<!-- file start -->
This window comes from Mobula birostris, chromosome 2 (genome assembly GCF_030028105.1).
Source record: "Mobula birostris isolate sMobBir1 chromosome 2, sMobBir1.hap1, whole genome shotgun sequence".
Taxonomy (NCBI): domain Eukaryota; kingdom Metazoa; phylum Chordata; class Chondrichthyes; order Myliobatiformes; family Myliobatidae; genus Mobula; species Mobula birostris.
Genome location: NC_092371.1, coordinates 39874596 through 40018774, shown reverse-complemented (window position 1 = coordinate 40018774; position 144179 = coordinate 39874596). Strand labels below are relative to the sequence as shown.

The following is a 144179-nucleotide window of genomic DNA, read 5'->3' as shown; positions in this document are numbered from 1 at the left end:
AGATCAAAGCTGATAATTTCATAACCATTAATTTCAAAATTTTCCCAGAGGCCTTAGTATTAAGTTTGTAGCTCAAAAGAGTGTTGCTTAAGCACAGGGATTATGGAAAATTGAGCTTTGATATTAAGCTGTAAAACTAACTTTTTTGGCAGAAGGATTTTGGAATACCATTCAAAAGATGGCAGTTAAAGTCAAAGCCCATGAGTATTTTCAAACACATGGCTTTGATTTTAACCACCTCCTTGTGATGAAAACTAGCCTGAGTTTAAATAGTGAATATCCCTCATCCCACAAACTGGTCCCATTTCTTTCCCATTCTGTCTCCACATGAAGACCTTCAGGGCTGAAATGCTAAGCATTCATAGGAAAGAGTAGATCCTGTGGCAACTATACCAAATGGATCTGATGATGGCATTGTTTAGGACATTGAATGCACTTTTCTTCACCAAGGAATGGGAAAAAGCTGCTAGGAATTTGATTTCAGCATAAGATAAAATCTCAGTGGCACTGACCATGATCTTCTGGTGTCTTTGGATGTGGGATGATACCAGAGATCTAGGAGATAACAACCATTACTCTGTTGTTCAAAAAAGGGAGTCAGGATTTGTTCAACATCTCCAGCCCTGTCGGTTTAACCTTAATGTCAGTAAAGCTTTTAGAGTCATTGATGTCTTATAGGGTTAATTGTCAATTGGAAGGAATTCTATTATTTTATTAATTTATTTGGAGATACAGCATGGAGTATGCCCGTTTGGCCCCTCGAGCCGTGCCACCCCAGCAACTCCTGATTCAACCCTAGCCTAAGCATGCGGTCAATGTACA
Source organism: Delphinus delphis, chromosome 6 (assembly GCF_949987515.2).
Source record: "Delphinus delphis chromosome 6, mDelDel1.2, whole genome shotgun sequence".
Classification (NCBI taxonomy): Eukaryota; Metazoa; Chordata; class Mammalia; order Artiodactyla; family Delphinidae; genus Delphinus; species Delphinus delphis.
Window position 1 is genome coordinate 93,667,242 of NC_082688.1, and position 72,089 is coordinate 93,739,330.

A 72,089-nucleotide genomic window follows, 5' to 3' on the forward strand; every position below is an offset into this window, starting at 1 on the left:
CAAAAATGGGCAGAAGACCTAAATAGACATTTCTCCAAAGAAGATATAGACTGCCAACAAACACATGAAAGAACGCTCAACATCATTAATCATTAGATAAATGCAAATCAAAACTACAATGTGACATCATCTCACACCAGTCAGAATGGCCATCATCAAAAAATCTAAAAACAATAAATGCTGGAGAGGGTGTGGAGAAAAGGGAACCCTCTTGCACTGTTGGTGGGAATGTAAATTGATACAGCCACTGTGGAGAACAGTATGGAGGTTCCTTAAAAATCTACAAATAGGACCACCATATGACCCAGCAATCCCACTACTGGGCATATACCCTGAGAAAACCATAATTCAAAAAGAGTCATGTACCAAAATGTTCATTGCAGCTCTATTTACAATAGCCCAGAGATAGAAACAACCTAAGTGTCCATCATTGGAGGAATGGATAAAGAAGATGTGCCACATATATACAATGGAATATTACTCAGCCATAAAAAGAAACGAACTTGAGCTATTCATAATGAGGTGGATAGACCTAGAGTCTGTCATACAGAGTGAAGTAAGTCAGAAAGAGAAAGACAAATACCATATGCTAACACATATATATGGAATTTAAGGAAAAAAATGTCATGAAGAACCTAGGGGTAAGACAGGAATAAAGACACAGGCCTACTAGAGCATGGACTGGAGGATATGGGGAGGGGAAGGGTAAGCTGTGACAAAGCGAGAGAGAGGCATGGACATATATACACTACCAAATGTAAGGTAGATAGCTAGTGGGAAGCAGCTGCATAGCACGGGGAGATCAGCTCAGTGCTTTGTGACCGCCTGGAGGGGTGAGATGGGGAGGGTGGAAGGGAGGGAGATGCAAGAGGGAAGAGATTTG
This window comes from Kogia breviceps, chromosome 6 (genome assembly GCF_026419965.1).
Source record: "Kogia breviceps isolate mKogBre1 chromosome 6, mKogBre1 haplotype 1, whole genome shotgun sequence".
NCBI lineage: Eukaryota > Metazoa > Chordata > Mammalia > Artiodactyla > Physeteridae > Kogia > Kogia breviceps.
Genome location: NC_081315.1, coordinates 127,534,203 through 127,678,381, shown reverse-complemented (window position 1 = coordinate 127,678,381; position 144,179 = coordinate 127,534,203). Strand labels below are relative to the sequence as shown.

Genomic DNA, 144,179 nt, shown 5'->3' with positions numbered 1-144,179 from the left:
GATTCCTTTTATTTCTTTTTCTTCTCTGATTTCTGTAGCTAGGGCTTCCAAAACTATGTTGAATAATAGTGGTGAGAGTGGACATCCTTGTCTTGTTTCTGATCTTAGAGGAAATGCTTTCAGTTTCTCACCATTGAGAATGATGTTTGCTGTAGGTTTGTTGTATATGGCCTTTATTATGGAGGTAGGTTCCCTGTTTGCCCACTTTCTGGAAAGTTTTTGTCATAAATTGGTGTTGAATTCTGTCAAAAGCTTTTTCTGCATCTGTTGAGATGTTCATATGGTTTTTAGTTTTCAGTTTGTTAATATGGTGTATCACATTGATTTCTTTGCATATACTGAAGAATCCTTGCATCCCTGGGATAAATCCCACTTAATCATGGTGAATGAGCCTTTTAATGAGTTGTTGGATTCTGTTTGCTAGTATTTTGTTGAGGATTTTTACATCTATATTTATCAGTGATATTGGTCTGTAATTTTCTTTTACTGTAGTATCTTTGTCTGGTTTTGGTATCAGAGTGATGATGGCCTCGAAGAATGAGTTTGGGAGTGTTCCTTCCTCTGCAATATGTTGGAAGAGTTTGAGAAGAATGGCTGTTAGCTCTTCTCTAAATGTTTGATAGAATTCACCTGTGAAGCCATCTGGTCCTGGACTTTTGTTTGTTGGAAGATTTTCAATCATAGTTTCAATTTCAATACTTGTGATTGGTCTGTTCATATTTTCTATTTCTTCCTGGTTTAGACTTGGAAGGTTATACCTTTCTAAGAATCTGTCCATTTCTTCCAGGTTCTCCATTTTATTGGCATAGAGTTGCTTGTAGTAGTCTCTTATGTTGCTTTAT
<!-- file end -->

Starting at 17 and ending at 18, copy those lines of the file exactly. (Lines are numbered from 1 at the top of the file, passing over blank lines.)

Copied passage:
Genomic DNA, 144,179 nt, shown 5'->3' with positions numbered 1-144,179 from the left:
GATTCCTTTTATTTCTTTTTCTTCTCTGATTTCTGTAGCTAGGGCTTCCAAAACTATGTTGAATAATAGTGGTGAGAGTGGACATCCTTGTCTTGTTTCTGATCTTAGAGGAAATGCTTTCAGTTTCTCACCATTGAGAATGATGTTTGCTGTAGGTTTGTTGTATATGGCCTTTATTATGGAGGTAGGTTCCCTGTTTGCCCACTTTCTGGAAAGTTTTTGTCATAAATTGGTGTTGAATTCTGTCAAAAGCTTTTTCTGCATCTGTTGAGATGTTCATATGGTTTTTAGTTTTCAGTTTGTTAATATGGTGTATCACATTGATTTCTTTGCATATACTGAAGAATCCTTGCATCCCTGGGATAAATCCCACTTAATCATGGTGAATGAGCCTTTTAATGAGTTGTTGGATTCTGTTTGCTAGTATTTTGTTGAGGATTTTTACATCTATATTTATCAGTGATATTGGTCTGTAATTTTCTTTTACTGTAGTATCTTTGTCTGGTTTTGGTATCAGAGTGATGATGGCCTCGAAGAATGAGTTTGGGAGTGTTCCTTCCTCTGCAATATGTTGGAAGAGTTTGAGAAGAATGGCTGTTAGCTCTTCTCTAAATGTTTGATAGAATTCACCTGTGAAGCCATCTGGTCCTGGACTTTTGTTTGTTGGAAGATTTTCAATCATAGTTTCAATTTCAATACTTGTGATTGGTCTGTTCATATTTTCTATTTCTTCCTGGTTTAGACTTGGAAGGTTATACCTTTCTAAGAATCTGTCCATTTCTTCCAGGTTCTCCATTTTATTGGCATAGAGTTGCTTGTAGTAGTCTCTTATGTTGCTTTAT